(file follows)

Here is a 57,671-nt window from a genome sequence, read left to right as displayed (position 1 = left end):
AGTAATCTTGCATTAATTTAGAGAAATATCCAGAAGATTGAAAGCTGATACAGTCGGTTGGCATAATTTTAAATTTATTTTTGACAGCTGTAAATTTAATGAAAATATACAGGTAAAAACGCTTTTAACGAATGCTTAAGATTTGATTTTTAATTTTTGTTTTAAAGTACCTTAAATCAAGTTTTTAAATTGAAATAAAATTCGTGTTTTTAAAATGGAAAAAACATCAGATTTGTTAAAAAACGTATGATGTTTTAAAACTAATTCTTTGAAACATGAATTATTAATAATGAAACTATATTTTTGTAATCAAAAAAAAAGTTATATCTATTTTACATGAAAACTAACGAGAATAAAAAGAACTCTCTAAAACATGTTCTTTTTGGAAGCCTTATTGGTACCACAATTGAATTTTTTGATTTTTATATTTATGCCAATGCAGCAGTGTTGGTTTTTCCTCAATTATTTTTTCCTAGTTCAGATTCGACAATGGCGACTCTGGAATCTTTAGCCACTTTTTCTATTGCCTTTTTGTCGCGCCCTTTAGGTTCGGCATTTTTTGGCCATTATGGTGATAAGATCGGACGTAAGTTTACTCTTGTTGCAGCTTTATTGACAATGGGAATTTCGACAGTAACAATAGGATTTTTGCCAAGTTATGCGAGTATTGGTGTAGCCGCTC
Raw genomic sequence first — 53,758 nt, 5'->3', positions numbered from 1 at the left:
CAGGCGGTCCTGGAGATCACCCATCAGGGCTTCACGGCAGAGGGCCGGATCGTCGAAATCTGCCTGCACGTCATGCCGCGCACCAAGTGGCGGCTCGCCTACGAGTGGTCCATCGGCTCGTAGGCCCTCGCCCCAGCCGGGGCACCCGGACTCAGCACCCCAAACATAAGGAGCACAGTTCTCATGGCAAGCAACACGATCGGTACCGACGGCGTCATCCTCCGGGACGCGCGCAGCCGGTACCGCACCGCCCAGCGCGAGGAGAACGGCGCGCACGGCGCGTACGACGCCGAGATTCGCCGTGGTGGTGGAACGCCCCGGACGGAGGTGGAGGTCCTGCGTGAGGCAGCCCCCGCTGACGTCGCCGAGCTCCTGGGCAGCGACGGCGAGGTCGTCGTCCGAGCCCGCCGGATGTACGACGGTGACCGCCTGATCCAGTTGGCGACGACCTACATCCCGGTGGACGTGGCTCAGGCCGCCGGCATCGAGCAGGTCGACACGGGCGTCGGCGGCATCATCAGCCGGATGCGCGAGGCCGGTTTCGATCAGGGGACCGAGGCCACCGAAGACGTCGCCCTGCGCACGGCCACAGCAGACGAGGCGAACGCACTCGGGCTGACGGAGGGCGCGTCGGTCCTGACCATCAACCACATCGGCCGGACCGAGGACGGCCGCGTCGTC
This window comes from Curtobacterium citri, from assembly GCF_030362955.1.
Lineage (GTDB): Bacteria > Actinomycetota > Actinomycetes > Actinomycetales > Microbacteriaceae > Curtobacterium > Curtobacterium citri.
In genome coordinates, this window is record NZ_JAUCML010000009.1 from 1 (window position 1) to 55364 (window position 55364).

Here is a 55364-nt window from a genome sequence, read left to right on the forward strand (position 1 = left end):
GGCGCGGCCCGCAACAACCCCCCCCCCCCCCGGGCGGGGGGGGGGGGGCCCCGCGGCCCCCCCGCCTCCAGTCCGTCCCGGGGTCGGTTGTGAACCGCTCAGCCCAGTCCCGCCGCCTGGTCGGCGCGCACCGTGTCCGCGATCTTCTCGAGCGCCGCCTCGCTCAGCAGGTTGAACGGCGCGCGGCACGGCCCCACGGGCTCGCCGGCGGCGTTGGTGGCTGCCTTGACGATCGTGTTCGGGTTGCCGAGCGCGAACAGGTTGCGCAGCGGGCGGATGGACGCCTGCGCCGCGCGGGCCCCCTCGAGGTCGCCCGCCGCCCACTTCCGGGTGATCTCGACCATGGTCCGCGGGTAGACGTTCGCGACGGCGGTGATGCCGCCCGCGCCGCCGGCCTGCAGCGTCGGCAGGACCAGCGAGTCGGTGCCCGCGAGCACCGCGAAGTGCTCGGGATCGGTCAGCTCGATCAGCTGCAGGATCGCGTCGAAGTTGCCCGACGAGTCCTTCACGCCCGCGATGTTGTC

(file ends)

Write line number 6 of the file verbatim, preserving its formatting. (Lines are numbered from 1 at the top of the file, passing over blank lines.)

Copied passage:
Lineage (GTDB): Bacteria > Actinomycetota > Actinomycetes > Actinomycetales > Microbacteriaceae > Curtobacterium > Curtobacterium citri.